Red Flags of Alibaba Series: #3 When Your Factory is a Bad Communicator

Mar 14, 2024 | 0 comments

This red flag number 3 can slowly torture you.

I have a feeling you may nod along and appreciate this one. We’ve all lived it in some form or fashion when dealing with businesses…

This red flag is easy to overlook but will make your life a living nightmare later.

Red Flag 3: Working With a Bad Communicator

Here’s the scenario:

Pricing is great. Samples look good. The lead time is suitable.

➤ But the factory has always been slow to respond.

➤ Or responses have been vague.

➤ Only some questions receive answers.

➤ Different people answer each time.

➤ And follow ups aren’t made.

Does any of this sound familiar?

In the face of exhaustion—after shortlisting suppliers for weeks—it can be very tempting to try to brush it off and want to move forward. But more often than not that will be a mistake.

A very painful mistake.

Over time, bad communication can cause many issues.

Let’s break it down:

(A) Unexpected changes to your product

This one makes the hair on my neck stand up. There are factories who will—rather than tell you about an issue or challenge—decide to just deal with it.

The end result? An altered product that you only find out about during your pre-shipment inspection. By that time it’s normally too late or very difficult to make corrections.

(B) Delays, delays, delays

There’s nothing worse than seeing your stock levels dwindle and hearing that your order has been delayed.

Worse, you only find out when YOU ask for a status update.

(C) Increased costs

This can happen with any supplier. But it’s more likely to be a “surprise” with a factory who is a bad communicator.

And there’s few things worse than getting surprised by a price increase halfway through your order. By then you will have little room to negotiate or adjust your budget.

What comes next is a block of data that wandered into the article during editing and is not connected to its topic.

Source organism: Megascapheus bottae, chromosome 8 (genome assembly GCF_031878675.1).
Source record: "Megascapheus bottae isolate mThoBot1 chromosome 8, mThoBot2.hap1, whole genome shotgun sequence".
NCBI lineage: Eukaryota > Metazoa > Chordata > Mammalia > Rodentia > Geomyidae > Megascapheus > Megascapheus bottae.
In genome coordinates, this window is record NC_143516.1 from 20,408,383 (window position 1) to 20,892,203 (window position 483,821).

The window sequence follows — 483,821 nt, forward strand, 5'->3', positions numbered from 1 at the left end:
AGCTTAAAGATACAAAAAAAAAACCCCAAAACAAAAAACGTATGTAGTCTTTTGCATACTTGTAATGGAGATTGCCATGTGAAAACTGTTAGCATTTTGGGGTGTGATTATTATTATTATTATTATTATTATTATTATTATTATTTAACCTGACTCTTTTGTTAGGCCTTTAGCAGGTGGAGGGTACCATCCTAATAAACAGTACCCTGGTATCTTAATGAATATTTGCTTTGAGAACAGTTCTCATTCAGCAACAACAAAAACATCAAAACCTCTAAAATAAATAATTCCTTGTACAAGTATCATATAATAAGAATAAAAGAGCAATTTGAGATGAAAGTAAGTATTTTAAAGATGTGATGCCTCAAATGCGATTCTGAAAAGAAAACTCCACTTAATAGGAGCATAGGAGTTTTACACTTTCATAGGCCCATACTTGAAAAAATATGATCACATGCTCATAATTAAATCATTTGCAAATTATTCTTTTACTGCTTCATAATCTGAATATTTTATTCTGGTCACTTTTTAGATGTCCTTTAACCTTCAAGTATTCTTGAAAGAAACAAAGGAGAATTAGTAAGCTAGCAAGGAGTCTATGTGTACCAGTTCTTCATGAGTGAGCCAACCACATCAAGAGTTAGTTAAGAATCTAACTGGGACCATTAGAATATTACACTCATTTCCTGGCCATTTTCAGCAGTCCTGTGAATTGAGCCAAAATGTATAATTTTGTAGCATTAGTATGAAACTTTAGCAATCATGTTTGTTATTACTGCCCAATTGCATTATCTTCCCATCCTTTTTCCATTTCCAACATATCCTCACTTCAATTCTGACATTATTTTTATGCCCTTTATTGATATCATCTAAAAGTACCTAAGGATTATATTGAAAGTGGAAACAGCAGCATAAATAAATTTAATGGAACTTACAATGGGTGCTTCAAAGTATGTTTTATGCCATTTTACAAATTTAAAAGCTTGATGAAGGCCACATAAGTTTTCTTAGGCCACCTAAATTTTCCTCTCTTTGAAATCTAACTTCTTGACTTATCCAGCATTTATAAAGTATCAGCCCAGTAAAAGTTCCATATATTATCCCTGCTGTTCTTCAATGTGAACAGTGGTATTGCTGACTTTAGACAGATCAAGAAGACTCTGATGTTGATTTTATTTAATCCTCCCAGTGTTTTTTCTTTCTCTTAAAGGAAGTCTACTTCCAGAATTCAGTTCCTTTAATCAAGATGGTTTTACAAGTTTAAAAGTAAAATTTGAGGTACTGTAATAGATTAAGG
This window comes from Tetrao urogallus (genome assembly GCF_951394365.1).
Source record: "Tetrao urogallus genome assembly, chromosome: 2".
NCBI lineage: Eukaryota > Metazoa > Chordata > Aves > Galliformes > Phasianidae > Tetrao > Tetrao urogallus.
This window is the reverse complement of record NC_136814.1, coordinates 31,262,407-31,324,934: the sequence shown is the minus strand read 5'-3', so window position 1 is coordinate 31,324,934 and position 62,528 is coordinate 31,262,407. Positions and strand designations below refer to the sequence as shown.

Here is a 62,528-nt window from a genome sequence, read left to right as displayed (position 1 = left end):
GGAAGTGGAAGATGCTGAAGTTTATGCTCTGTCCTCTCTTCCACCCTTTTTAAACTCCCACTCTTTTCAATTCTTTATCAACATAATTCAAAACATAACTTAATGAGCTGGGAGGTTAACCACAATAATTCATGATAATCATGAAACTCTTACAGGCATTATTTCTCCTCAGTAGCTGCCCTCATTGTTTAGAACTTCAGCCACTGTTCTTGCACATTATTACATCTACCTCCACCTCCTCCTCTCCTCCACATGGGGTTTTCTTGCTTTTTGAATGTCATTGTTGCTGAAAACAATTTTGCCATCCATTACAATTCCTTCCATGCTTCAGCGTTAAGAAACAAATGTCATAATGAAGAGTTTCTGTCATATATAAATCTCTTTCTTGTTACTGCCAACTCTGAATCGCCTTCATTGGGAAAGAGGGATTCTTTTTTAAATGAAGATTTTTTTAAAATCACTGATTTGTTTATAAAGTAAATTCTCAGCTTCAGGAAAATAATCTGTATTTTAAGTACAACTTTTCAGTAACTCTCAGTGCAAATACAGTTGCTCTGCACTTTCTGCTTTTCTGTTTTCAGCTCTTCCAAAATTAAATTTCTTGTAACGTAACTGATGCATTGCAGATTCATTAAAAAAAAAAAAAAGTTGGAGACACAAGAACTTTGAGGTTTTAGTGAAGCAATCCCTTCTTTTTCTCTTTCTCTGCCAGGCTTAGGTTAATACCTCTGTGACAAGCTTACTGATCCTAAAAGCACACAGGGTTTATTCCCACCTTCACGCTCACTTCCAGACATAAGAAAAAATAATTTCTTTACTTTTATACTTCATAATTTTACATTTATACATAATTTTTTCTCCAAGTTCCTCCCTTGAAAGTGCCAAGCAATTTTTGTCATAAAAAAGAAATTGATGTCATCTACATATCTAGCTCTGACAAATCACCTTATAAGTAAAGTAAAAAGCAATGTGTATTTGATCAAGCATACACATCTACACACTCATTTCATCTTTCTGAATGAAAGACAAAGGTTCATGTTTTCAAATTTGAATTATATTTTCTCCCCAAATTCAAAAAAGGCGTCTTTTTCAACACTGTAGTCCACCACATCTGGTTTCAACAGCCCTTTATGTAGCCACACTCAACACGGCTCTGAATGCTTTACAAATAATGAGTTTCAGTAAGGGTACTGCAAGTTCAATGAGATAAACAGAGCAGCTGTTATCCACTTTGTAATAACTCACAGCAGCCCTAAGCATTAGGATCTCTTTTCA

So what’s a brand to do?

I often think of factory communication as having two main aspects:

(1) Strong written and oral communication

This means the supplier is accessible, organized, and quick to respond.

They answer all of your questions, not skipping any.

And if you propose a video call they are willing to jump on.

(2) Level of cooperation

We often throw around the term “配合度” (cooperation level) on our team when talking about new factories.

It’s important because it entails how willing a factory is to work with the client on getting all of the details right.

If you have a mismanaged factory or one that doesn’t take your order seriously (for various reasons) they may become short in their replies or stop replying altogether.

Or sometimes, despite good communication, a factory may not budge on minimum order quantities, pricing, or customization.

Overall, listen to your gut. If you notice or sense this red flag early on, pay close attention to avoid future pain.

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